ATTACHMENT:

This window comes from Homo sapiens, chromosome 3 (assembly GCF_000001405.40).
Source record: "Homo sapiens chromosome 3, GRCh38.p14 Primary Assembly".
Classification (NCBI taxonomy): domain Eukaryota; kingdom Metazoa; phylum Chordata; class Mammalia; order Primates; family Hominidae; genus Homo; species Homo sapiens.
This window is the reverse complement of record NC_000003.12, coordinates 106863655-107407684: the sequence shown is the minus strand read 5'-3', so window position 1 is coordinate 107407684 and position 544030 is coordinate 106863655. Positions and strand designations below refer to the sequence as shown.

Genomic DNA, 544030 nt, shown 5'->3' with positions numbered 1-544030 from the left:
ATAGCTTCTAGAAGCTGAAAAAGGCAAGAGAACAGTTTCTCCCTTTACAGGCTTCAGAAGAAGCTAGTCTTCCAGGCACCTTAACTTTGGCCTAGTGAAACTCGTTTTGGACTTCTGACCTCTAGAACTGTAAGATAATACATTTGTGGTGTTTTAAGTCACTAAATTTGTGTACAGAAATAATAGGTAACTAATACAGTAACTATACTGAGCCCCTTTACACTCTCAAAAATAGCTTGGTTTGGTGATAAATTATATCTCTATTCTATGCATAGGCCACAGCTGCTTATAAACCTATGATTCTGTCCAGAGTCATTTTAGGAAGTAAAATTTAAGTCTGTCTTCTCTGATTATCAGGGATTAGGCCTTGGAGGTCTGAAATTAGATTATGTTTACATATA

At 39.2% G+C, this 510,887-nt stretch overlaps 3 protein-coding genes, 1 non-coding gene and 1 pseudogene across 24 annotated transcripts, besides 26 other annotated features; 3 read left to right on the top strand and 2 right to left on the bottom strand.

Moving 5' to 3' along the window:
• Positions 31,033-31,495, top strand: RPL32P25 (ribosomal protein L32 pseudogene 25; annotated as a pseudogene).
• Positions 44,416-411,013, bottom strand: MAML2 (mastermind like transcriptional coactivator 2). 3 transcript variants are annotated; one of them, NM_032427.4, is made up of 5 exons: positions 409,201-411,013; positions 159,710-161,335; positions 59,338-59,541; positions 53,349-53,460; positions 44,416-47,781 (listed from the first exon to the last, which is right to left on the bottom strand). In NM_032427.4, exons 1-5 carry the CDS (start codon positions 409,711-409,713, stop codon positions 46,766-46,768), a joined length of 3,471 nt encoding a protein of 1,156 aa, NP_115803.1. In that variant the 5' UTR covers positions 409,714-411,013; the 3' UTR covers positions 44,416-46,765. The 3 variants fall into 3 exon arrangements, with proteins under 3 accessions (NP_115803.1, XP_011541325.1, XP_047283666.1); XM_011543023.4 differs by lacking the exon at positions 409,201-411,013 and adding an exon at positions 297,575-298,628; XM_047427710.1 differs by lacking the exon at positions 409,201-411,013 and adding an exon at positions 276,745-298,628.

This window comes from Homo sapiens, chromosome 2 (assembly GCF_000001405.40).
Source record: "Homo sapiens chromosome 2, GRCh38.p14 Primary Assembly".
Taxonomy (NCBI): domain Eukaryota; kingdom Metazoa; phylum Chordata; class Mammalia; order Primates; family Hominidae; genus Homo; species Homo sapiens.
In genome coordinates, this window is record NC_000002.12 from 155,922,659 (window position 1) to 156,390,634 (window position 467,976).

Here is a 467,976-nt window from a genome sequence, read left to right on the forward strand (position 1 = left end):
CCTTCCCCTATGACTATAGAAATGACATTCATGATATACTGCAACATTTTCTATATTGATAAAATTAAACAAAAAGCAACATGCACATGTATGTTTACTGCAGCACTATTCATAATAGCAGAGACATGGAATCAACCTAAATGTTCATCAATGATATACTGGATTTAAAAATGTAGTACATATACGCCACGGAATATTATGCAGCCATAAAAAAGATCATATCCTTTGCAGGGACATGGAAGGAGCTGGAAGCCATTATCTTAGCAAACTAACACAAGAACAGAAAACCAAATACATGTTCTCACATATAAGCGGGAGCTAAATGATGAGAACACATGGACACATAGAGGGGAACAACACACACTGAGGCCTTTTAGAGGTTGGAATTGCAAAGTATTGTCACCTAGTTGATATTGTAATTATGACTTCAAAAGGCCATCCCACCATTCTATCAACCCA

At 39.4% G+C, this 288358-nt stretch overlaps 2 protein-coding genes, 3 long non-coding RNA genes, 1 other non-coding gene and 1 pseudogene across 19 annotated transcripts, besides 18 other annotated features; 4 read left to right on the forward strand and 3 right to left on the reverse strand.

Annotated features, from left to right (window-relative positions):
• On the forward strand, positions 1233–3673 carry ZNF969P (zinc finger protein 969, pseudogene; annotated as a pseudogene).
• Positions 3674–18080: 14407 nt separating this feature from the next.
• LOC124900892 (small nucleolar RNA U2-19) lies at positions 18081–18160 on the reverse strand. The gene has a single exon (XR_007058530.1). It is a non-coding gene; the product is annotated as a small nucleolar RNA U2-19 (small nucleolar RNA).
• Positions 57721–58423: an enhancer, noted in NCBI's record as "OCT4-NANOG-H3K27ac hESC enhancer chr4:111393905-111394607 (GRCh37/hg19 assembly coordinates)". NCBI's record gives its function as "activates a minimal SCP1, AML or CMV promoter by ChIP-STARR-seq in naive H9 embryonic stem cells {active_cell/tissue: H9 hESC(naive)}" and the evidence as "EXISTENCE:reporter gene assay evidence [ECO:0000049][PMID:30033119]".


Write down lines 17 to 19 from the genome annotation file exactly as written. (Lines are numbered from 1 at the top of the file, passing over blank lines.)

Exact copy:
At 39.4% G+C, this 288358-nt stretch overlaps 2 protein-coding genes, 3 long non-coding RNA genes, 1 other non-coding gene and 1 pseudogene across 19 annotated transcripts, besides 18 other annotated features; 4 read left to right on the forward strand and 3 right to left on the reverse strand.

Annotated features, from left to right (window-relative positions):
• On the forward strand, positions 1233–3673 carry ZNF969P (zinc finger protein 969, pseudogene; annotated as a pseudogene).